Sitting at home I realized spots on the moon. I felt that there are some dents or scars on the moon. It made me suspisious . I searched on net about it and the conclusion I found was that millions of years back there was lava on the moon . So, if there is lava on the moon why doesn't it irrupt? Why is the moon white then?

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    $\begingroup$ The moon is not white, it is grey. But our eyes and brain assign white to the brightest part of the moon. If we look at the old images of the astronauts on the Moon, the suits look white and the dust grey. $\endgroup$
    – Uwe
    Mar 2, 2018 at 21:27
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    $\begingroup$ Technically it isn't lava if it doesn't erupt. While it's underground it's magma $\endgroup$
    – Dragongeek
    Mar 3, 2018 at 0:35
  • $\begingroup$ It's not really even gray. I've read that the lunar albedo is between 5% and 20 % only, depending on where you look, so on average you're talking an asphalt roadway. Samples appear dark when bagged and brought to Earth. $\endgroup$ Feb 3, 2019 at 18:10

1 Answer 1


Yes, there are several basalt seas A.K.A. "Lunar Mare" on the moon, these are some of the darker areas you see when you look at the moon. Basalt being a specific type of "rock" created by volcanic flows. I've read up some on it, as it's actually pretty interesting, well for a rock that is.


The lunar maria /ˈmɑːriə/ (singular: mare /ˈmɑːreɪ/)1 are large, dark, basaltic plains on Earth's Moon, formed by ancient volcanic eruptions.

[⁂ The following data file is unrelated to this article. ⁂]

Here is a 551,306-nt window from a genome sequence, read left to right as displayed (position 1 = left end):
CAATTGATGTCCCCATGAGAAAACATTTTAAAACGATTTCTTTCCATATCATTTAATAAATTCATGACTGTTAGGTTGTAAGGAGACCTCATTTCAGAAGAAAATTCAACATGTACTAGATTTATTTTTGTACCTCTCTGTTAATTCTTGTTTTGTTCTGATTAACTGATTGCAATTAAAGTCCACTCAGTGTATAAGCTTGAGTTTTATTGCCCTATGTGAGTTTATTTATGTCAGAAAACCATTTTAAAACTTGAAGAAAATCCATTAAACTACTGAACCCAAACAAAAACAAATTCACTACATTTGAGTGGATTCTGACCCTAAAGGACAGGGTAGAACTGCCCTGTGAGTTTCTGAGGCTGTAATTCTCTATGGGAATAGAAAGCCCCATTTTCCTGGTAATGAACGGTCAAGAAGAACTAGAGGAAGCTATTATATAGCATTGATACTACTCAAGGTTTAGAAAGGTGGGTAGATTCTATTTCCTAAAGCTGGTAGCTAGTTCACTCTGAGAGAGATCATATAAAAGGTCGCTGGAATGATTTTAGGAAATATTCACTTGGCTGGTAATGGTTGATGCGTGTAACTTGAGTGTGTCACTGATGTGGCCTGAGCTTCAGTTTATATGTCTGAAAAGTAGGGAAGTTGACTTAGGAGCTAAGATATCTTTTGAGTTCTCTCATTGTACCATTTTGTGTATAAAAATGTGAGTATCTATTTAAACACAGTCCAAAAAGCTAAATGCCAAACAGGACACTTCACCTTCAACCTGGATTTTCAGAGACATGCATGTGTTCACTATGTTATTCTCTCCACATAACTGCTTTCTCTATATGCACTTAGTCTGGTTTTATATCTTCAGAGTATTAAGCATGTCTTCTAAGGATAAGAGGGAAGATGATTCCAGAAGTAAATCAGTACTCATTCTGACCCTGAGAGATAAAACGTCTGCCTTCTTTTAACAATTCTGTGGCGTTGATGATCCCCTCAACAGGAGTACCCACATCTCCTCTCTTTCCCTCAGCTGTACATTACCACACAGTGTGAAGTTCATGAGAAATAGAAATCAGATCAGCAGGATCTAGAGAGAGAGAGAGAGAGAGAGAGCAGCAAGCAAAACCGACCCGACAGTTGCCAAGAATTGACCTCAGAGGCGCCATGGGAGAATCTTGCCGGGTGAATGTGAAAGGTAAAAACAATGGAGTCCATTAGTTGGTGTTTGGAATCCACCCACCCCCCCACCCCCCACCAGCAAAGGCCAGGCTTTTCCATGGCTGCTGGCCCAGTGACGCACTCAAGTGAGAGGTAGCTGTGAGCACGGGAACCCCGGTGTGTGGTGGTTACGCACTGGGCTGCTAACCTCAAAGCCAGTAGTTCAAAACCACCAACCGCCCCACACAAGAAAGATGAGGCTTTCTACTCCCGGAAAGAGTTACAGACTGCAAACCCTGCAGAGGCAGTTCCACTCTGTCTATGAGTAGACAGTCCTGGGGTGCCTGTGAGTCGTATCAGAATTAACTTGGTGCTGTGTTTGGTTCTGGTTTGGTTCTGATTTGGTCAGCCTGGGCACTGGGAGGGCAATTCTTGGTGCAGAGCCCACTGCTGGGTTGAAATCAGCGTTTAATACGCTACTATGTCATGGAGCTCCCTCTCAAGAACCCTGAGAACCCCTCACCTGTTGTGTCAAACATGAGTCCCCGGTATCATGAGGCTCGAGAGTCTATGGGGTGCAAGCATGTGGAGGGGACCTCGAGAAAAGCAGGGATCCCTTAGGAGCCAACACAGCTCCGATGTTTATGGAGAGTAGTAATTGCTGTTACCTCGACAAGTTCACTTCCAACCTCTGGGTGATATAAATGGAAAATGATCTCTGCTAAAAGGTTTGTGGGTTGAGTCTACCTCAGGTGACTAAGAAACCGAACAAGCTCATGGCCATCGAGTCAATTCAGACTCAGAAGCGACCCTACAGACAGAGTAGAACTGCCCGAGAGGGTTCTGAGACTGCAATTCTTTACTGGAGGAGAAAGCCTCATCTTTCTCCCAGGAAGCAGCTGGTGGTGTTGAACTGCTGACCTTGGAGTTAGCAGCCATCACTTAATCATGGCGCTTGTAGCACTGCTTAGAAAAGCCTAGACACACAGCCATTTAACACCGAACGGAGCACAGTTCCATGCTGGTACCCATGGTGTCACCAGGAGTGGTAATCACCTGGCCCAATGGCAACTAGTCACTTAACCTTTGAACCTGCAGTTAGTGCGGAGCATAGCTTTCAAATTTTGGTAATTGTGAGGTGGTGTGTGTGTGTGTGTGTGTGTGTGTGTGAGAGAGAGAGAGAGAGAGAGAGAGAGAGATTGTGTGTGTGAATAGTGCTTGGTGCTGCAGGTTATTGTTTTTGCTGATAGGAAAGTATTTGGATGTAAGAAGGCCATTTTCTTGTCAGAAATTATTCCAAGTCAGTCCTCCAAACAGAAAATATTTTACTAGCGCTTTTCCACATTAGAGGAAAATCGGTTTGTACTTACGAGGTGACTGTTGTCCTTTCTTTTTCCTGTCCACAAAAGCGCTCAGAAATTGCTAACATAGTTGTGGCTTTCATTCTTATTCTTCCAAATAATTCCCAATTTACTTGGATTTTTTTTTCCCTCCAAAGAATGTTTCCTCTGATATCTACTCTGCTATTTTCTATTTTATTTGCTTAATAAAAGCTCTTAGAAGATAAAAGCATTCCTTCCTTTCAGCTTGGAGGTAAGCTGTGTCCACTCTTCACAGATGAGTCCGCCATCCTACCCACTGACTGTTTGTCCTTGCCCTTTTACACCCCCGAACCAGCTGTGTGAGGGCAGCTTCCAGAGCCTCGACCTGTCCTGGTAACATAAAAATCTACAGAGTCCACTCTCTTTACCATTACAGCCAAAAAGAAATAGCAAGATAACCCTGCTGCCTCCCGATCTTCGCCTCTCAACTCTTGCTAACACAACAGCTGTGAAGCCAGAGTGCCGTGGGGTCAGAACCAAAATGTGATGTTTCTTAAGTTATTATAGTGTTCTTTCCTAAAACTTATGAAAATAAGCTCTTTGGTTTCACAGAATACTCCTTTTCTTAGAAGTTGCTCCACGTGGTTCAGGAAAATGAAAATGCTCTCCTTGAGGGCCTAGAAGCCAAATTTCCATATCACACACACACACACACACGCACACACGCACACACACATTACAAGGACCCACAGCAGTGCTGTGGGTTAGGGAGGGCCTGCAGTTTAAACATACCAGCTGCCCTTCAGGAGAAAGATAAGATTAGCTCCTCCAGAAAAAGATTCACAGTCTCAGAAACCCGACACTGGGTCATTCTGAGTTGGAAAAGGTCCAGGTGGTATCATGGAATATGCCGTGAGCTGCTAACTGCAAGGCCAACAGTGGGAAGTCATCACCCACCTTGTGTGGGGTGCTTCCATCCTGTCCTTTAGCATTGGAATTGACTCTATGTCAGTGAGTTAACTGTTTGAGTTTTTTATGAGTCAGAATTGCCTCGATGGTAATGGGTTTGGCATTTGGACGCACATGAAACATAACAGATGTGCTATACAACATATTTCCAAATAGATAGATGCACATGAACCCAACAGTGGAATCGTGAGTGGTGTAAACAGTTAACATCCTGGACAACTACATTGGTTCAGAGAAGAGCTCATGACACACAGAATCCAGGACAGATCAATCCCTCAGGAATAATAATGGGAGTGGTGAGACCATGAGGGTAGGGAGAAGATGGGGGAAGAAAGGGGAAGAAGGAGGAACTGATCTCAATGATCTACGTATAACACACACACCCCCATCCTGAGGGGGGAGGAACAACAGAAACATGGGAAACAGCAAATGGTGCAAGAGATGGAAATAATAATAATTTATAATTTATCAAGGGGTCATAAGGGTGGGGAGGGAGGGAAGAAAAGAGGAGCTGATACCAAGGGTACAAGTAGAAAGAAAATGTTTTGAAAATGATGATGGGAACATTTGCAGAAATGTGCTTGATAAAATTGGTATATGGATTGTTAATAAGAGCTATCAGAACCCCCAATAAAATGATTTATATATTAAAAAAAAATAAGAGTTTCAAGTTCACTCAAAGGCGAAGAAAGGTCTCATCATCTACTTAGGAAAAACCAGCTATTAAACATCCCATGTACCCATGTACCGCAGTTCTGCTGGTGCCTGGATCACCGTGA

There is no lava at present because the moon is small and has radiated most of it's internal heat to space at this time, also it's far enough away (from earth) that there is almost no tidal heating anymore (also this is due to us having only 1 moon and it being tidally locked.)

Internal structure of the moon.

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in 2010, a reanalysis of the old Apollo seismic data on the deep moonquakes using modern processing methods confirmed that the Moon has an iron rich core with a radius of 330 ± 20 km. The same reanalysis established that the solid inner core made of pure iron has the radius of 240 ± 10 km. The core is surrounded by the partially (10 to 30%) melted layer of the lower mantle with a radius of 480 ± 20 km (thickness ~150 km). These results imply that 40% of the core by volume has solidified. The density of the liquid outer core is about 5 g/cm3 and it could contain as much 6% sulfur by weight. The temperature in the core is probably about 1600–1700 K


Mostly it's such bright white/grey because of bleaching by UV and solar radiation, no magnetic field, no atmosphere, slow rotation relative to the sun. Essentially it's baked by UV radiation, which has broken down most the "soil" on the moon. There is hardly any moisture or free oxygen to speak of so you don't get the pretty red of iron oxides, or much of any oxides.

Here is a bit more on lunar soil


There are two profound differences in the chemistry of lunar regolith and soil from terrestrial materials. The first is that the Moon is very dry. As a result, those minerals with water as part of their structure such as clay, mica, and amphiboles are totally absent from the Moon. The second difference is that lunar regolith and crust are chemically reduced, rather than being significantly oxidized like the Earth's crust. In the case of the regolith, this is due in part to the constant bombardment of the lunar surface with protons (i.e. hydrogen (H) nuclei) from the solar wind. One consequence is that iron on the Moon is found in the metallic 0 and +2 oxidation state, whereas on Earth iron is found primarily in the +2 and +3 oxidation state.


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